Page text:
Color guard

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A typical guard composed of 28 females and 0 males.

“Color Guard is a sport. No seriously, it really is! It's a sport, guys!! How dare anybody say otherwise?”

~ Color Guard Captain

The color guard (also known as flag twirlers or pole dancers) is the most colorful section of the marching band. The corps is a notably less attractive but far more intelligent counterpart to cheerleaders, whom they absolutely hate. The main role of a color guard is to distract judges and to brutally maim band members who happen to be in the wrong place. The typical color guard comprises mostly girls but sometimes has one or two boys — normally flaming homosexuals. Color guard is internationally hailed as the "Sport of the Arts." In fact, it is neither.

Standard procedures

Thousands of people have flocked to judge this Winter Guard.
For those without comedic tastes, the so-called experts at Wikipedia have an article about Color guard.

The guard competes at flag-twirling during the Fall and Winter. During the Fall season, color guards accompany a marching band to competitions and perform to out-of-tune music played by said band. Later, during the Winter, the guard performs a routine to their own music that is played through an out-of-tune stereo system.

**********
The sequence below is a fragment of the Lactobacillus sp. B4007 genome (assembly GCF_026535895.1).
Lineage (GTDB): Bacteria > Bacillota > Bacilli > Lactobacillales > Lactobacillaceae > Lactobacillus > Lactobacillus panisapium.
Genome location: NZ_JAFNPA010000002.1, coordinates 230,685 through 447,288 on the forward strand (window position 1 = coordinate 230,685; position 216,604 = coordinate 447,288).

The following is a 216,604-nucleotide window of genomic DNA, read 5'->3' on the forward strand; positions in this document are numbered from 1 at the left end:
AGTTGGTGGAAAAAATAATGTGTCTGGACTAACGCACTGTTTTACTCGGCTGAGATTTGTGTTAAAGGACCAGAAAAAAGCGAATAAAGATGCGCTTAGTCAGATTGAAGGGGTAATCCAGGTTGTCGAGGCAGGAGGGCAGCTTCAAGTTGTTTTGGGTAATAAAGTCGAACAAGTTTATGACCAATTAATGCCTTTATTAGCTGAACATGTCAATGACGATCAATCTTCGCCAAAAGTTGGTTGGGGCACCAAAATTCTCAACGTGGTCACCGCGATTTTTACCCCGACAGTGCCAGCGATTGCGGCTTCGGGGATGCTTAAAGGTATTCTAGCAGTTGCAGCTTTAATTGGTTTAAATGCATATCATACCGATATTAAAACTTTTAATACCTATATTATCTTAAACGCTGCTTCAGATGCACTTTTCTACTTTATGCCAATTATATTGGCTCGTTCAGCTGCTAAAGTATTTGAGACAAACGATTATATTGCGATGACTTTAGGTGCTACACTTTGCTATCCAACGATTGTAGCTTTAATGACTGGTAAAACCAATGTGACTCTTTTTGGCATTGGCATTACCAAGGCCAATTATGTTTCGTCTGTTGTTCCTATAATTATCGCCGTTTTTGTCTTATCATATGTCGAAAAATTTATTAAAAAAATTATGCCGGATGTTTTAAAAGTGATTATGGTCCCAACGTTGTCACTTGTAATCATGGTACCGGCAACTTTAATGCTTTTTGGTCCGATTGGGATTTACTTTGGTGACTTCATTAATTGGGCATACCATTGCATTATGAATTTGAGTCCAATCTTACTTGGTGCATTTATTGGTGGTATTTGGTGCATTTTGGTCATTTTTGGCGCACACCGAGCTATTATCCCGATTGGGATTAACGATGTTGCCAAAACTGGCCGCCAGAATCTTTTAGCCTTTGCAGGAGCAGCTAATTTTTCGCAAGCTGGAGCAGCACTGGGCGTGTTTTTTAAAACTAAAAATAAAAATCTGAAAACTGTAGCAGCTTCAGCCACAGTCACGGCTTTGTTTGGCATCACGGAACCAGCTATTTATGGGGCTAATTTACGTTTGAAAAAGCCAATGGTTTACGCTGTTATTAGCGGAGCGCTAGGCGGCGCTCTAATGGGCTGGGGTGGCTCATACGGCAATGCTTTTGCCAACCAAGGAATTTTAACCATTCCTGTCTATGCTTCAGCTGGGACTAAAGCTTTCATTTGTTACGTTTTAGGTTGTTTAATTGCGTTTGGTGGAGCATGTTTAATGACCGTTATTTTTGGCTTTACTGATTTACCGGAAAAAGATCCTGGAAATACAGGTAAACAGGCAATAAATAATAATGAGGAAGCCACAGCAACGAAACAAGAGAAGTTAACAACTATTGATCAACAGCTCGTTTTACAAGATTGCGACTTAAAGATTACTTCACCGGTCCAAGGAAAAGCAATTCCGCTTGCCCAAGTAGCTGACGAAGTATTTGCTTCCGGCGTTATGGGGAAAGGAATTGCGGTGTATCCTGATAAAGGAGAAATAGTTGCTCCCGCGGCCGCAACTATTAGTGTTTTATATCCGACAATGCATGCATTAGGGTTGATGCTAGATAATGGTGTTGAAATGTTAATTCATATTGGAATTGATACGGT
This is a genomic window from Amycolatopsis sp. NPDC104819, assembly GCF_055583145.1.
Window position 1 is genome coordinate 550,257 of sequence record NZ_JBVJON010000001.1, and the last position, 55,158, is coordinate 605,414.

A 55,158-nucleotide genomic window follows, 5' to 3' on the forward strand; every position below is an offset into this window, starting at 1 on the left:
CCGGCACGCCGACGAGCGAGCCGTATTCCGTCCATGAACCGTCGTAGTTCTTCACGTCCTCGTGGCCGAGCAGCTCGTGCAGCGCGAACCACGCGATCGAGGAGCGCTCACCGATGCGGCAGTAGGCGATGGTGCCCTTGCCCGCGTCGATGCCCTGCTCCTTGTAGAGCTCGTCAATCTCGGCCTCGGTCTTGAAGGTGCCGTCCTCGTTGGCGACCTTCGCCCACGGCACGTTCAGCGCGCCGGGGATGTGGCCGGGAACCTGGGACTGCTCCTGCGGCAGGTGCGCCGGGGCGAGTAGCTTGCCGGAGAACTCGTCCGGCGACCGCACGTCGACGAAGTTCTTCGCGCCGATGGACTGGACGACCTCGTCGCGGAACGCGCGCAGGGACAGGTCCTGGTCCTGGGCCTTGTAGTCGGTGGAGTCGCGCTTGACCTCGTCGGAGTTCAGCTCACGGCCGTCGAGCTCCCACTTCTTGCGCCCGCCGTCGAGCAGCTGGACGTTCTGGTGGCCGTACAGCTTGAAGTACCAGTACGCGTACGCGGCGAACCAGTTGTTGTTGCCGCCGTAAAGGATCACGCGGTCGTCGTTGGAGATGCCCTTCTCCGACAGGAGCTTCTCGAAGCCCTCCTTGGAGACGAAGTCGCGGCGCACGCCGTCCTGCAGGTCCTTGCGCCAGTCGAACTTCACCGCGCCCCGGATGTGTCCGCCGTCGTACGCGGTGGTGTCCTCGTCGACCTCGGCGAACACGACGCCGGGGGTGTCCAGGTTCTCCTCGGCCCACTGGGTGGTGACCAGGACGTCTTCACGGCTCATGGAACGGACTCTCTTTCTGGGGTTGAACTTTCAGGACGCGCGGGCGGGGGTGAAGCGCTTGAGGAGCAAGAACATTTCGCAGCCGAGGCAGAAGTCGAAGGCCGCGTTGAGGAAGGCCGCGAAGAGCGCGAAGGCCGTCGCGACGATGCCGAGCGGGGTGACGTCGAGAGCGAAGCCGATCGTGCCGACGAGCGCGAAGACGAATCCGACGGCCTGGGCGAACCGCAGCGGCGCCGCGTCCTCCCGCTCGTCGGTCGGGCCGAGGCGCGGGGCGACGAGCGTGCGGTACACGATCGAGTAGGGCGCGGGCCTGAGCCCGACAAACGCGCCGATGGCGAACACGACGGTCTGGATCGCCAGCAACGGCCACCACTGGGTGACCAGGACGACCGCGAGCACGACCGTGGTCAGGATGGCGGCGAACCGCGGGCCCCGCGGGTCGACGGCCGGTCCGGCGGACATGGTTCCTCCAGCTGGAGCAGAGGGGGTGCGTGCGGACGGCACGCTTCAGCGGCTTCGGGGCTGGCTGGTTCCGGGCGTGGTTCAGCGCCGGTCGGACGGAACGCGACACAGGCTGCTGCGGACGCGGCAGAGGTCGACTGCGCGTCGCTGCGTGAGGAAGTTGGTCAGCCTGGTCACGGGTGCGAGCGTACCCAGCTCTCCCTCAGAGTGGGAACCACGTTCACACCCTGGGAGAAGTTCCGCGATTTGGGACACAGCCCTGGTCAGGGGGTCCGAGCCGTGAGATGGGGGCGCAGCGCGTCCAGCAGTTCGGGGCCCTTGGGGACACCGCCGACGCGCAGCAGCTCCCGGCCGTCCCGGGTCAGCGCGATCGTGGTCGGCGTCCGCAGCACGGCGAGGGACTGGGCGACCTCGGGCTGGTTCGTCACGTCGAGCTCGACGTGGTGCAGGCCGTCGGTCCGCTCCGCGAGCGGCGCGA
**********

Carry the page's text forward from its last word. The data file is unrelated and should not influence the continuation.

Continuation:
Color guard is less popular than other activities such as Debate Society and dissecting fetal pigs. As a result, during practices color guards are usually crammed into the smallest rooms possible so that they will take the least amount of space, as more important practice spaces are reserved for more popular groups such as the cheerleaders or the chess team. This is where the guard tries to spin their weapons and flags without hitting too many people and expensive objects. Practices are typically an exciting affair during which guard members repeat the same routine hundreds of times. During rehearsals, the guard instructor will often say to do it "one more time," which normally means to do it 10 more times. When the coach says something looks "better," the routine is still not perfect. In such cases, the guard will continue to repeat the routine until it actually is perfect, or someone dies, whichever comes first. When guard members are injured during practice, they are often told to rub some ice or dirt on their wound and then to do it again. In the off-chance that a rifle or saber goes through a window or happens to impale the school's new speaker system during practice, the guard can usually just run away and leave it like it is. After all, nobody will blame the guard because barely anybody remembers that they exist. The school usually just blames it on the jocks anyway.


If you win, its because the Jee man wants you to win.

When the marching band travels to a competition, guard members travel with them. It is at this time that the guard hastily attempts to apply make-up, hoping that their bus's bumpy suspension does not cause them to stab themselves in the eyes. Usually guards are quarantined on their own bus. This is due to the fact guard members often have glitter, which is an irreversible skin condition that is highly contagious to people who are not on guard. Once the guard arrives at their destination, they unload their equipment and begin to warm up. If anybody has forgotten their equipment at home or school, they are crucified on the spot by the color guard coach and the band director as a warning to others in the ensemble.